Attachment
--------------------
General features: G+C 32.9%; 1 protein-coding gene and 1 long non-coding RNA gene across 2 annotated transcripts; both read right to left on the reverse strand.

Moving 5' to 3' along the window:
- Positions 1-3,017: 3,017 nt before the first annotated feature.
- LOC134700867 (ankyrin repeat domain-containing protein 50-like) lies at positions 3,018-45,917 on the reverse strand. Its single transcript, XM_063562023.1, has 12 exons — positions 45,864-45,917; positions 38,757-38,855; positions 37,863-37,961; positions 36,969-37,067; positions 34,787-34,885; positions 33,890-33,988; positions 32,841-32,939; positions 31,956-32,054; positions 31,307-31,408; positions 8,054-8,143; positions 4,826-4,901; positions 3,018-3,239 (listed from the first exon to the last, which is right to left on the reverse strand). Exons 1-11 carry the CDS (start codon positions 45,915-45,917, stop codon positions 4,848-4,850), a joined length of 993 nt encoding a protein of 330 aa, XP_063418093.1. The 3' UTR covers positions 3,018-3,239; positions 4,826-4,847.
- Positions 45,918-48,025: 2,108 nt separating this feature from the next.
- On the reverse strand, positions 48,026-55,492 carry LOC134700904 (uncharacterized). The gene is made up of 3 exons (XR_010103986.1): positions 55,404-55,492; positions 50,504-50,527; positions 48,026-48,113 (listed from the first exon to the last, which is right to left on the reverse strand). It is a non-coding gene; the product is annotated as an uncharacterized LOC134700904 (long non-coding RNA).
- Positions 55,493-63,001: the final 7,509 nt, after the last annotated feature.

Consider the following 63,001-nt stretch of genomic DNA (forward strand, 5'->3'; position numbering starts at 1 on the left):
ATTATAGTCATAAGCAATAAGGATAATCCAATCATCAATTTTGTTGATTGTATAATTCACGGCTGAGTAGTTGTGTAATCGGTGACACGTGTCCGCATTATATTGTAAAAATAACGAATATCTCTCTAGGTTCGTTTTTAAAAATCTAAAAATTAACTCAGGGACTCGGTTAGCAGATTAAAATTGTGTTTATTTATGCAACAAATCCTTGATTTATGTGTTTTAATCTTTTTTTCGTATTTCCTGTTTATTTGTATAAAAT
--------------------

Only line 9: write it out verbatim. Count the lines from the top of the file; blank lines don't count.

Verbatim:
ATTATAGTCATAAGCAATAAGGATAATCCAATCATCAATTTTGTTGATTGTATAATTCACGGCTGAGTAGTTGTGTAATCGGTGACACGTGTCCGCATTATATTGTAAAAATAACGAATATCTCTCTAGGTTCGTTTTTAAAAATCTAAAAATTAACTCAGGGACTCGGTTAGCAGATTAAAATTGTGTTTATTTATGCAACAAATCCTTGATTTATGTGTTTTAATCTTTTTTTCGTATTTCCTGTTTATTTGTATAAAAT